Monday, December 6, 2010

Chasing Contentment in a Fallen World

Contentment …  ahhh. Even the word conjures feelings of peace and tranquility. Contentment sounds so soothing, so peaceful, such a relief in our crazy, hectic world. Do you sometimes wonder if you will ever be content? Are you perpetually unsettled, unfulfilled in your career, your relationships, your daily life? Have you concluded that discontent is probably just part of life, part of being human?

There is certainly some truth to discontentment being part of being human, or at least in our present state. Indeed, we lack contentment because we are fallen, we are sinful. OK, I know that sounds trite but the reality is, we are stiff-necked, covetous creatures and yes, that comes from our sin nature brought to us by Satan through the ever notorious, Adam and Eve. It is curious though that despite our fallen nature, we are encouraged in God’s Word to somehow be content. Paul of course is perhaps the most remarkable model and teacher of how to live a life of contentment in all circumstances (Philippians 4:11) whether in prison, shipwrecked, stoned, or just generally miserable, Paul seemed to have a different perspective than most of us would. To the Corinthians Paul writes, “For the sake of Christ, then, I am content with weaknesses, insults, hardships, persecutions, and calamities. For when I am weak, then I am strong.” (2 Corinthians 12:10, ESV) I don’t know about you, but Paul’s circumstances were much bigger challenges than I am facing today or at least on most days.

As we seek joy it is also helpful to remember that we are sojourners, we are but visitors in this life. Have you ever been homesick? Isn’t that emptiness much the same as that unspoken yearning and gnawing unhappiness you feel daily? So we are wandering as tourists through this fallen, corrupt world feeling empty and wondering why creation, including us, is such a mess. Well, just to be clear, this is not heaven, this is earth. With a fallen world and our fallen nature working against us, happiness will clearly not come easy.

So most of us listen to the world’s wisdom and pursue our quest for happiness by trying to fulfill our fleshly desires. Curiously, even if we become “successful” in this world and somehow become content with our material position, we will still find ourselves unsettled by the lack of Spiritual contentment. I know that may sound unbelievable if you have never been blessed with wealth, but trust me, if you ever receive worldly abundance or have a real heart-to-heart with someone who has, you will find they struggle with the same issues as you. If you are unconvinced, I encourage you to review any of the studies that track lottery winners a few years after their big payday, or perhaps visit an elite Palm Beach party. You will see that despite their “treasures”, the wealthy, like the rest of us, have lives that are a mess and they are often more miserable than you, no matter their position or possessions.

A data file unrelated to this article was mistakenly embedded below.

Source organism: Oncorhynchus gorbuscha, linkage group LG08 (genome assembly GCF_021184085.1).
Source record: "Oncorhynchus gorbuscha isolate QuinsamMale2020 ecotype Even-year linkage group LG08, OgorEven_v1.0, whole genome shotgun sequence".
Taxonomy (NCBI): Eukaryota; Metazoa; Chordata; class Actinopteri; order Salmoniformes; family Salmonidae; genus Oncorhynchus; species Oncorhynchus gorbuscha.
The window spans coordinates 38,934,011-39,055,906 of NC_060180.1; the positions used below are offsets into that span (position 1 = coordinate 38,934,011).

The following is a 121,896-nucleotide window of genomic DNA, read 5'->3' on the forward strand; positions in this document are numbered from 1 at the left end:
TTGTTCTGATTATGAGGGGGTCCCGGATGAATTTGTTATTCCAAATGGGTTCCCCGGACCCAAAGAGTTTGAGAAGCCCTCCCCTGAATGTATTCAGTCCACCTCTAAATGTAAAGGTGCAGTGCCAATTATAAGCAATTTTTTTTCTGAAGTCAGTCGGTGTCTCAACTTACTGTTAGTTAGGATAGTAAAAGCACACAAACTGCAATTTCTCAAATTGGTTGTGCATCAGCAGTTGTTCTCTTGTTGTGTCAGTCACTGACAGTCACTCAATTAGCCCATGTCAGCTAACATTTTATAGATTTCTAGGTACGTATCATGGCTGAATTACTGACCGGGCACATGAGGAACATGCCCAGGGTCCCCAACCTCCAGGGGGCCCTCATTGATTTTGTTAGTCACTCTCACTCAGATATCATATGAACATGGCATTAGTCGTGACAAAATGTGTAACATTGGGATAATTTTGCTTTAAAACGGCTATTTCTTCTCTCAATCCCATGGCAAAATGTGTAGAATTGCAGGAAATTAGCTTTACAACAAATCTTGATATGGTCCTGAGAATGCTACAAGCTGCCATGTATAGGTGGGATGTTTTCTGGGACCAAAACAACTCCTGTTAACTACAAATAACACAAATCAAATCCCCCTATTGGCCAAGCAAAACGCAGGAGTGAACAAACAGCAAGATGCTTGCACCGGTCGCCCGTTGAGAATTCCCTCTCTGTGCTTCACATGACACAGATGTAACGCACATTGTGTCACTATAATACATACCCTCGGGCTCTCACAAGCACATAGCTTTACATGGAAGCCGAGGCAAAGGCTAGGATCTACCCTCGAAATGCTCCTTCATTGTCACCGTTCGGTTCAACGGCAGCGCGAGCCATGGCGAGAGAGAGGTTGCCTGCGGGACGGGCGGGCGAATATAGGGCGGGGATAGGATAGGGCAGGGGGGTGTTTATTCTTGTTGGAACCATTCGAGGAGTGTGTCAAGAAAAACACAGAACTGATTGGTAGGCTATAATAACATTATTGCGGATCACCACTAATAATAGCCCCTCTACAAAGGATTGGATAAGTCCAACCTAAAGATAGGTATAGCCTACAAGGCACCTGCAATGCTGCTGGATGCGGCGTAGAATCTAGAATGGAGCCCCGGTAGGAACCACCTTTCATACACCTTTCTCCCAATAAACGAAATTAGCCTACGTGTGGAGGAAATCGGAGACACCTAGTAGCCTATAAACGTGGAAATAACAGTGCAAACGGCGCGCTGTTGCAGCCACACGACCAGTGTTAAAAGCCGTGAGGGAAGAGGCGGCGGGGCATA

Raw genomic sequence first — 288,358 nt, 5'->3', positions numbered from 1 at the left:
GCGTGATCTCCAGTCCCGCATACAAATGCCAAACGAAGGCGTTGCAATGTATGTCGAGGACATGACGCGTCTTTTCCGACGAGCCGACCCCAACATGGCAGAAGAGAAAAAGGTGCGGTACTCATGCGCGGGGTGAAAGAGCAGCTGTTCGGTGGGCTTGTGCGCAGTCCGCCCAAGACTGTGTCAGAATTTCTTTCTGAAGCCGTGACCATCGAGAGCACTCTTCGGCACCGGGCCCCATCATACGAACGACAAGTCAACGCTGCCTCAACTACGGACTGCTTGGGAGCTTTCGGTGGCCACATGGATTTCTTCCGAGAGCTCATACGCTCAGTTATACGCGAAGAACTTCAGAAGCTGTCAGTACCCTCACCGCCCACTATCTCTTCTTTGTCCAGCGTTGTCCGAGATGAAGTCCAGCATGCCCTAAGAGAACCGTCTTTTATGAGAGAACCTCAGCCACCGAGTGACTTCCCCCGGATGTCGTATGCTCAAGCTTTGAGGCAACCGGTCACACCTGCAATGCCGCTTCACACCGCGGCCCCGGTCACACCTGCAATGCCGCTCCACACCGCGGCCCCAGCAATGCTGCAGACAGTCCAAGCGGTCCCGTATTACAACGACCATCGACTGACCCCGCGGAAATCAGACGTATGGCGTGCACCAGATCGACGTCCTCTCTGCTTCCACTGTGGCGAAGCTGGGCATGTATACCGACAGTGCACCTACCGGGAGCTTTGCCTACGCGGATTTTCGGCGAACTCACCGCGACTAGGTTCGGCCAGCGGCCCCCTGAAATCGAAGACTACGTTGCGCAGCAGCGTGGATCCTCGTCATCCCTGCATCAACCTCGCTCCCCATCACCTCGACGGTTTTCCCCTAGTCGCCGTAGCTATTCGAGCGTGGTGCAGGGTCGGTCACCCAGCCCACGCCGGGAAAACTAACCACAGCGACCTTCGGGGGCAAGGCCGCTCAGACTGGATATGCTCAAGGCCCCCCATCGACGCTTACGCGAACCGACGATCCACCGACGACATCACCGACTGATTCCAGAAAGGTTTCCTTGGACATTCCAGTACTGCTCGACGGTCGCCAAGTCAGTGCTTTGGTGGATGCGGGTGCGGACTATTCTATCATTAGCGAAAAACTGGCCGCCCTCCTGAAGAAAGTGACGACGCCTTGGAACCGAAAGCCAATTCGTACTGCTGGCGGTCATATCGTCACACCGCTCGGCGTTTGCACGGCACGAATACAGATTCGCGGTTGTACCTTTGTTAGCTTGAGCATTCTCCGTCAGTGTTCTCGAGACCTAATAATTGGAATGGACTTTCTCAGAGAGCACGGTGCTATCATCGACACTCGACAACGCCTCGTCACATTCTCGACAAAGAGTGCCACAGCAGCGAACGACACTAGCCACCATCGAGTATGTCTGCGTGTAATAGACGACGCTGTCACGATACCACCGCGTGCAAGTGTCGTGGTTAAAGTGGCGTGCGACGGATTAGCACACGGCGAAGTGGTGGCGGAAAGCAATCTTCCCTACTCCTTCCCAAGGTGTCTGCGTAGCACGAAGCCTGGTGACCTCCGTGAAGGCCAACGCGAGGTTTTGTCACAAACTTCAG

Truly, creature comforts never really satisfy that longing, that Spiritual thirst we all have. Contrary to our culture’s suggestions, material goods and self-actualization (thank you Maslow) do NOT lead to inner peace. “For the kingdom of God is not a matter of eating and drinking but of righteousness and peace and joy in the Holy Spirit.” (Romans 14:17, ESV) It is particularly difficult for the successful, the famous, the rich to deal with that hollowness, that God shaped void in their heart, since they are blessed with the world’s treasures and therefore are supposed to be happy. Breaking through the enemy’s lies to find true peace that surpasses all understanding (Philippians 4:7) can only be realized through a relationship with Jesus. Only then do we personally experience the peace that guards our hearts.

We should be cautious though not to confuse contentment with complacency as we live out our faith. John recorded in the book of Revelation, that being complacent with our faith, like the church at Laodicea, is not a healthy condition. In the letter to that church, God explained that he wished the Laodiceans were either warm or cold because in their lukewarm state, God warned that “I will spit you out of my mouth” (Revelation 3:16, ESV) or in the New King James Translation, “I will vomit you out of my mouth”. That is quite a picture of displeasure.

So how do we seek contentment, that peace for which we yearn? How do we fight off the sinful desire to covet, the craving for more stuff, while seeking happiness and avoiding complacency?  It is only through the power of the Holy Spirit, by God’s grace and not by our own power, new age meditation, herbs or vitamin D, that we are we able to reach that place of contentment. And our tool for filling our Spiritual tank with God’s grace is prayer, as Paul’s letter to the Philippians reminds us, “do not be anxious about anything, but in everything by prayer and supplication with thanksgiving let your requests be made known to God. And the peace of God, which surpasses all understanding, will guard your hearts and your minds in Christ Jesus.” (Phil 4:6-7, ESV)

Perhaps Paul’s instructions to his young helper Timothy are most clear:

Now there is great gain in godliness with contentment, for we brought nothing into the world, and we cannot take anything out of the world. But if we have food and clothing, with these we will be content. But those who desire to be rich fall into temptation, into a snare, into many senseless and harmful desires that plunge people into ruin and destruction. For the love of money is a root of all kinds of evils. (1 Tim 6:6–10, ESV)

True contentment, fished from the misguided wisdom of the world by prayer, comes from bypassing the temporal perspective and keeping our eyes on the eternal treasure offered ONLY by Christ Jesus…. Amen?